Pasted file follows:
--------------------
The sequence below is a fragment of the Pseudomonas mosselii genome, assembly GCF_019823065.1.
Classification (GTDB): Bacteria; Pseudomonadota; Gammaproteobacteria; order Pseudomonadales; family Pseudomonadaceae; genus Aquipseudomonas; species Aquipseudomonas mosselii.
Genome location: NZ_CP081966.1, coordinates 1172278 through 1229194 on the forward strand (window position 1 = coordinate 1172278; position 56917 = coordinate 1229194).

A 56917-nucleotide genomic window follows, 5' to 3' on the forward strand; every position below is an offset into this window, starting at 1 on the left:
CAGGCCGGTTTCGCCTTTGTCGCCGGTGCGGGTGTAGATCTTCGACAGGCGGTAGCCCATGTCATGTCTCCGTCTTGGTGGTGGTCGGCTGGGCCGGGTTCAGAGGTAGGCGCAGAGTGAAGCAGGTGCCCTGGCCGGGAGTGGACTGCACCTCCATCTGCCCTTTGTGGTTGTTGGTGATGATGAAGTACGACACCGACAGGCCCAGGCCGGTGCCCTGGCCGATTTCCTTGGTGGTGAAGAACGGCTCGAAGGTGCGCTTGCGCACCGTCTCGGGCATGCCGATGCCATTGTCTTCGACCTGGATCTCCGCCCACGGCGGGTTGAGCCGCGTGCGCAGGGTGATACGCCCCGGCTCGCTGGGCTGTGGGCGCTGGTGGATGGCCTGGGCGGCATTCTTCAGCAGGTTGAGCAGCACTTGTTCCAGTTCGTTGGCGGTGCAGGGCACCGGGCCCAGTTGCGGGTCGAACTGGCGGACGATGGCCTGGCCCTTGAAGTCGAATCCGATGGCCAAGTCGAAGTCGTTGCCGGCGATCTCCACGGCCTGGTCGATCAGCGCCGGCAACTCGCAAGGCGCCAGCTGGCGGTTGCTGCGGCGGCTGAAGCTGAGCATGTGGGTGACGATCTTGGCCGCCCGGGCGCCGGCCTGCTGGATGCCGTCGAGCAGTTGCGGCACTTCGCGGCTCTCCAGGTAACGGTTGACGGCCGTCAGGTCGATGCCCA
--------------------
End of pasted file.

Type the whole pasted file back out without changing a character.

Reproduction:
The sequence below is a fragment of the Pseudomonas mosselii genome, assembly GCF_019823065.1.
Classification (GTDB): Bacteria; Pseudomonadota; Gammaproteobacteria; order Pseudomonadales; family Pseudomonadaceae; genus Aquipseudomonas; species Aquipseudomonas mosselii.
Genome location: NZ_CP081966.1, coordinates 1172278 through 1229194 on the forward strand (window position 1 = coordinate 1172278; position 56917 = coordinate 1229194).

A 56917-nucleotide genomic window follows, 5' to 3' on the forward strand; every position below is an offset into this window, starting at 1 on the left:
CAGGCCGGTTTCGCCTTTGTCGCCGGTGCGGGTGTAGATCTTCGACAGGCGGTAGCCCATGTCATGTCTCCGTCTTGGTGGTGGTCGGCTGGGCCGGGTTCAGAGGTAGGCGCAGAGTGAAGCAGGTGCCCTGGCCGGGAGTGGACTGCACCTCCATCTGCCCTTTGTGGTTGTTGGTGATGATGAAGTACGACACCGACAGGCCCAGGCCGGTGCCCTGGCCGATTTCCTTGGTGGTGAAGAACGGCTCGAAGGTGCGCTTGCGCACCGTCTCGGGCATGCCGATGCCATTGTCTTCGACCTGGATCTCCGCCCACGGCGGGTTGAGCCGCGTGCGCAGGGTGATACGCCCCGGCTCGCTGGGCTGTGGGCGCTGGTGGATGGCCTGGGCGGCATTCTTCAGCAGGTTGAGCAGCACTTGTTCCAGTTCGTTGGCGGTGCAGGGCACCGGGCCCAGTTGCGGGTCGAACTGGCGGACGATGGCCTGGCCCTTGAAGTCGAATCCGATGGCCAAGTCGAAGTCGTTGCCGGCGATCTCCACGGCCTGGTCGATCAGCGCCGGCAACTCGCAAGGCGCCAGCTGGCGGTTGCTGCGGCGGCTGAAGCTGAGCATGTGGGTGACGATCTTGGCCGCCCGGGCGCCGGCCTGCTGGATGCCGTCGAGCAGTTGCGGCACTTCGCGGCTCTCCAGGTAACGGTTGACGGCCGTCAGGTCGATGCCCA